Developmental genetics of the C. elegans pharyngeal neurons NSML and NSMR.
Artikel i vetenskaplig tidskrift, 2008
We are interested in understanding how the twenty neurons of the C. elegans pharynx develop in an intricate yet reproducible way within the narrow confines of the embryonic pharyngeal primordium. To complement an earlier study of the pharyngeal M2 motorneurons, we have now examined the effect of almost forty mutations on the morphology of a bilateral pair of pharyngeal neurosecretory-motor neurons, the NSMs.
A careful description of the NSM morphology led to the discovery of a third, hitherto unreported process originating from the NSM cell body and that is likely to play a proprioceptive function. We found that the three NSM processes are differently sensitive to mutations. The major dorsal branch was most sensitive to mutations that affect growth cone guidance and function (e.g. unc-6, unc-34, unc-73), while the major sub-ventral branch was more sensitive to mutations that affect components of the extracellular matrix (e.g. sdn-1). Of the tested mutations, only unc-101, which affects an adaptin, caused the loss of the newly described thin minor process. The major processes developed synaptic branches post-embryonically, and these exhibited activity-dependent plasticity.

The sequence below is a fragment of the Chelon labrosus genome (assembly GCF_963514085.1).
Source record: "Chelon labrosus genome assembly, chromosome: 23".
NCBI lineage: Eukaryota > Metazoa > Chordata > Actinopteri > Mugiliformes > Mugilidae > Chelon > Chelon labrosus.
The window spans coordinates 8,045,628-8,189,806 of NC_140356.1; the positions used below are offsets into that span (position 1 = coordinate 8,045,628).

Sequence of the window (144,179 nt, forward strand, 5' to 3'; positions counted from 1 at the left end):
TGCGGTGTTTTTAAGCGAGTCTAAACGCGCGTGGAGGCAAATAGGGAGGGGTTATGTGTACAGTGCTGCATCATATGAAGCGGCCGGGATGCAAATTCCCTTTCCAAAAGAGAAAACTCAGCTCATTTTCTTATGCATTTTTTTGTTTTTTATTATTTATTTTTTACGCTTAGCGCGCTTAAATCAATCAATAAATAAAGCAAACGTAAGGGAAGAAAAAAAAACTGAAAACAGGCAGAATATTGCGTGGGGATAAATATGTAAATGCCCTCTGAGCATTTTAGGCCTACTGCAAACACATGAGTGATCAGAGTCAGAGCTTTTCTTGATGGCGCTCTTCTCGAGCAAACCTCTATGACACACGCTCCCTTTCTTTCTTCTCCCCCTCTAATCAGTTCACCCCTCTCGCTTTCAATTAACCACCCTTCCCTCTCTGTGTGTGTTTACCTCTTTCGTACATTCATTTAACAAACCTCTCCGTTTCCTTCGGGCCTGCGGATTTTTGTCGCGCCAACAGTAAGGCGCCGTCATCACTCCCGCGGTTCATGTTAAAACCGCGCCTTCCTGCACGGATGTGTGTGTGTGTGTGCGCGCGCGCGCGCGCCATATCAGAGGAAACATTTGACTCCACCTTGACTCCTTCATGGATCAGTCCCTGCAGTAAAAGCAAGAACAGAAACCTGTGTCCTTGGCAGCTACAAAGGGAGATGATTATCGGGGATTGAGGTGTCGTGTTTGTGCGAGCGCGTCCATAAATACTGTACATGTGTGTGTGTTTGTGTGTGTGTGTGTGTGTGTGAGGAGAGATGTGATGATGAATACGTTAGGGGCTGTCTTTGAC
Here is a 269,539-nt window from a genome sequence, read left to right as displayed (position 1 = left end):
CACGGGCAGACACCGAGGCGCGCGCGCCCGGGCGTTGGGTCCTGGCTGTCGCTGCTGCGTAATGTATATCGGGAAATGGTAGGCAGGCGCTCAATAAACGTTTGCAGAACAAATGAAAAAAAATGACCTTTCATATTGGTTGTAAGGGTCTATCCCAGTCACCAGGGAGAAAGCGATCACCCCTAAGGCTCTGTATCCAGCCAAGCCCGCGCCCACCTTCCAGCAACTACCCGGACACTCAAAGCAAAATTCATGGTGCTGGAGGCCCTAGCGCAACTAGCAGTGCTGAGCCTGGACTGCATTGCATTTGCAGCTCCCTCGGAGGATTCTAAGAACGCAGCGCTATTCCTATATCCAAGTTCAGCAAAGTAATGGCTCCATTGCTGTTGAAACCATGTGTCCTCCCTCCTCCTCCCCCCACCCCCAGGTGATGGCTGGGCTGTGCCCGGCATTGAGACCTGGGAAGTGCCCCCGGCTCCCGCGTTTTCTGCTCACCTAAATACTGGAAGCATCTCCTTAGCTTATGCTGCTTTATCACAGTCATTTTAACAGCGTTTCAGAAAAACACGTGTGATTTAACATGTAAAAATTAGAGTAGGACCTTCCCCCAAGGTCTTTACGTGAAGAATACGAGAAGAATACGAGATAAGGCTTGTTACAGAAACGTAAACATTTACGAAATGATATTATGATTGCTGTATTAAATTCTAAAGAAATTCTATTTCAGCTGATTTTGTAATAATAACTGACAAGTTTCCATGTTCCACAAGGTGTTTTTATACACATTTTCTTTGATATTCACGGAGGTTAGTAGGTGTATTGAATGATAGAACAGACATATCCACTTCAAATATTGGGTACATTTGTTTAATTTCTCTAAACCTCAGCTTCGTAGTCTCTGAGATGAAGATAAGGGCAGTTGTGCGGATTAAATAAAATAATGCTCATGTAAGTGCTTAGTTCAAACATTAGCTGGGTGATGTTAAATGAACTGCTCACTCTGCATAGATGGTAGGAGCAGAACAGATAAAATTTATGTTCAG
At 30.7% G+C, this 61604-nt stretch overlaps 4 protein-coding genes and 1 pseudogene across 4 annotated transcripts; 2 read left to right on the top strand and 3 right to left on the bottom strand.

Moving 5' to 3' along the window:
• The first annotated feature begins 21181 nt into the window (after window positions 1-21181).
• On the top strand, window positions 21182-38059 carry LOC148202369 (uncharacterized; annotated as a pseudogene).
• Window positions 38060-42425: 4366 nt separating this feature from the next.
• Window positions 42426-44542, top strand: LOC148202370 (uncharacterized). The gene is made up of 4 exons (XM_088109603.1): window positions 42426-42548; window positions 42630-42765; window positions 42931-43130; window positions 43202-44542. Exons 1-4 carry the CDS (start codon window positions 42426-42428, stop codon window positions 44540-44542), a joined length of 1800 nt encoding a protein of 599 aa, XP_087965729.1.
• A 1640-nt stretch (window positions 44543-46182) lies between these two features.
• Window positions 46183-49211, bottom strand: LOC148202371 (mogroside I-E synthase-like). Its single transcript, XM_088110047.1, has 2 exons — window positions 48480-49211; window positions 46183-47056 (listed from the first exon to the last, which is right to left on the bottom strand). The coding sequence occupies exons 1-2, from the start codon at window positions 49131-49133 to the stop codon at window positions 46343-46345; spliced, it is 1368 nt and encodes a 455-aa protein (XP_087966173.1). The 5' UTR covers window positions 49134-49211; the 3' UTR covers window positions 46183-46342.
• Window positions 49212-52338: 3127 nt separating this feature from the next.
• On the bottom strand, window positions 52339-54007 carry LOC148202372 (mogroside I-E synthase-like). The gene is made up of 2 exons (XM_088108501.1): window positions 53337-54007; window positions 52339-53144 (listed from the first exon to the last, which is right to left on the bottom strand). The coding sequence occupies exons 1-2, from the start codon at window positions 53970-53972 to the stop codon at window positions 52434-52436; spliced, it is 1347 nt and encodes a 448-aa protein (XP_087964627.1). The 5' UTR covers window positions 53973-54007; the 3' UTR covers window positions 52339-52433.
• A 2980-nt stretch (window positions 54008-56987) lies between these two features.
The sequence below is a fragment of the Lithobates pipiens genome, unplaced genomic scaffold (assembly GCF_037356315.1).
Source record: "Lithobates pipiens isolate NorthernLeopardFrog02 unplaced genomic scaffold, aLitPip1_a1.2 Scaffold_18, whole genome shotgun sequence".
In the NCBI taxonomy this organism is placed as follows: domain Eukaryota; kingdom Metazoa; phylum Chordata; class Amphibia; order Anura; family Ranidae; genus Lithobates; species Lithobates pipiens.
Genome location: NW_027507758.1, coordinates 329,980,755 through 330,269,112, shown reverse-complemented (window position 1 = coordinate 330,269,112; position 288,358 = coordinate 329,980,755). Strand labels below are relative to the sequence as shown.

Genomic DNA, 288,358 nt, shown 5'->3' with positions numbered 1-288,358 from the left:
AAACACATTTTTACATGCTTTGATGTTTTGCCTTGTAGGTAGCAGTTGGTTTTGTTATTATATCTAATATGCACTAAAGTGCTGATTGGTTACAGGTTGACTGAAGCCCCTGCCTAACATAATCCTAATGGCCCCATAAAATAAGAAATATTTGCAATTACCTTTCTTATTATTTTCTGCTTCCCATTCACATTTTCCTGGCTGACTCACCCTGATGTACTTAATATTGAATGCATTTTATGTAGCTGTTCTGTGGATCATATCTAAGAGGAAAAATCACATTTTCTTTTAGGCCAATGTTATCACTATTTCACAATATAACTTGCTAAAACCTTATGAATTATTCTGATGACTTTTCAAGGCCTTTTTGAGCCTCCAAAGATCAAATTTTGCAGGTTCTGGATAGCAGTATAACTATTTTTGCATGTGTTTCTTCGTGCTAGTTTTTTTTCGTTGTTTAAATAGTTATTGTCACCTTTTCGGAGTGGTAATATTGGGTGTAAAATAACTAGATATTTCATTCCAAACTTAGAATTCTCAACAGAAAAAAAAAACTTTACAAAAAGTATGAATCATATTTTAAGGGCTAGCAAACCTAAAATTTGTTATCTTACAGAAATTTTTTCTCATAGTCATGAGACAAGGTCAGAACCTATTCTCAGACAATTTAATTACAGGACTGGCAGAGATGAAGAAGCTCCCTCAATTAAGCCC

By studying the effects of nearly forty different mutations we have learned that the different NSM processes require different genes for their proper guidance and use both growth cone dependent and growth cone independent mechanisms for establishing their proper trajectories. The two major NSM processes develop in a growth cone dependent manner, although the sub-ventral process relies more on substrate adhesion. The minor process also uses growth cones but uniquely develops using a mechanism that depends on the clathrin adaptor molecule UNC-101. Together with the guidance of the M2 neuron, this is the second case of a pharyngeal neuron establishing one of its processes using an unexpected mechanism.